Research continues to shed light on the effects of the impact the coronavirus vaccines have on the body. As more arms have become jabbed, numerous side effects have been documented. While these effects can be disquieting, the public health message has been clear: side effects indicate the vaccine is stimulating a robust immune response.
The researchers also had participants complete a questionnaire about their vaccine-induced side effects after each dose, measuring 12 symptoms’ duration and severity on a scale of 0 (not at all) to 4 (a lot).
They then conducted antibody tests 37 days on average after their second dose.
When comparing participants’ antibody results with their symptom scores, the authors wrote: “We found no correlation between vaccine-associated symptom severity scores and vaccine-induced antibody titers one month after vaccination.”
They added that the duration of side effects after the first and second Pfizer doses also “revealed no association” with antibody response.
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“[A] lack of correlation was observed even when adjusting for age, weight, and sex,” the authors wrote.
In their concluding remarks, they said: “Ultimately, the researchers concluded that a “lack of post-vaccination symptoms following receipt of the BNT162b2 [Pfizer] vaccine does not equate to lack of vaccine-induced antibodies one month after vaccination.”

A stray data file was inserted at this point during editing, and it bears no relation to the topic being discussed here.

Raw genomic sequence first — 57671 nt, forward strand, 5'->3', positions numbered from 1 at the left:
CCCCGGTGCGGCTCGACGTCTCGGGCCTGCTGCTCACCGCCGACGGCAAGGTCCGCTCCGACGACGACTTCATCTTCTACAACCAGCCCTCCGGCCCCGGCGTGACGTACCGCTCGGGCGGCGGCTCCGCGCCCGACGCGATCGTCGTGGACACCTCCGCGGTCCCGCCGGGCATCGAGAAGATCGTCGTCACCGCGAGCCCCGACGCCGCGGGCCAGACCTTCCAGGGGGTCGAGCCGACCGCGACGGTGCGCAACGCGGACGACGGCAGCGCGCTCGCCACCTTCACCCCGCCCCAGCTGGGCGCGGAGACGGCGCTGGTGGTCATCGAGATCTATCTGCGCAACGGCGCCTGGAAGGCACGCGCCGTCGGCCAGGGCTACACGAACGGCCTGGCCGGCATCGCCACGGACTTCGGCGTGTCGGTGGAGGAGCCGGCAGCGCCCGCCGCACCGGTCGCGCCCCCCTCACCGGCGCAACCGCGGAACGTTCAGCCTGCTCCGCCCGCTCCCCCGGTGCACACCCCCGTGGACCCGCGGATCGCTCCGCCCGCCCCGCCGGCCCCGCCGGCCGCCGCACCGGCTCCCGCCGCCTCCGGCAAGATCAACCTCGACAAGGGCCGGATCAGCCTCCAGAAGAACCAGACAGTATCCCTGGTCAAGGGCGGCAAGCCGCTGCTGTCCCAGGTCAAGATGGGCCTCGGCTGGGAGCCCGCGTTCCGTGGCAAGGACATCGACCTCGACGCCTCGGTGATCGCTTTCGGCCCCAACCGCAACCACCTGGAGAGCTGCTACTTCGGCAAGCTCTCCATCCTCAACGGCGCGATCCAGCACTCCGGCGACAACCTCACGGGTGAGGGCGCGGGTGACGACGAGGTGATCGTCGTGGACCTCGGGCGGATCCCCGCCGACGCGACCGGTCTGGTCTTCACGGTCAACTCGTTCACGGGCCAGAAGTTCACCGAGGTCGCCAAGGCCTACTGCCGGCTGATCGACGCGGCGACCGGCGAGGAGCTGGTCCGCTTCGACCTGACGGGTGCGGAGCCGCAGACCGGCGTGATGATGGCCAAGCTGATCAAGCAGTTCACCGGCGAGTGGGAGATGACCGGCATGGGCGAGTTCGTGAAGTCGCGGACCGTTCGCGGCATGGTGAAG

The finding has two key implications, the researchers noted.
“First, individuals that exhibit few symptoms after vaccination can be reassured that this does not mean the vaccine ‘didn’t work.’ Indeed, in this cohort individuals with few to no symptoms were just as likely to have developed strong antibody responses as individuals that exhibited substantial symptoms.
According to the health body, you can take painkillers such as paracetamol if you need to.
It adds: “If you have a high temperature that lasts longer than two days, a new, continuous cough or a loss or change to your sense of smell or taste, you may have COVID-19.
“Stay at home and get a test.”
Author: Adam Chapman
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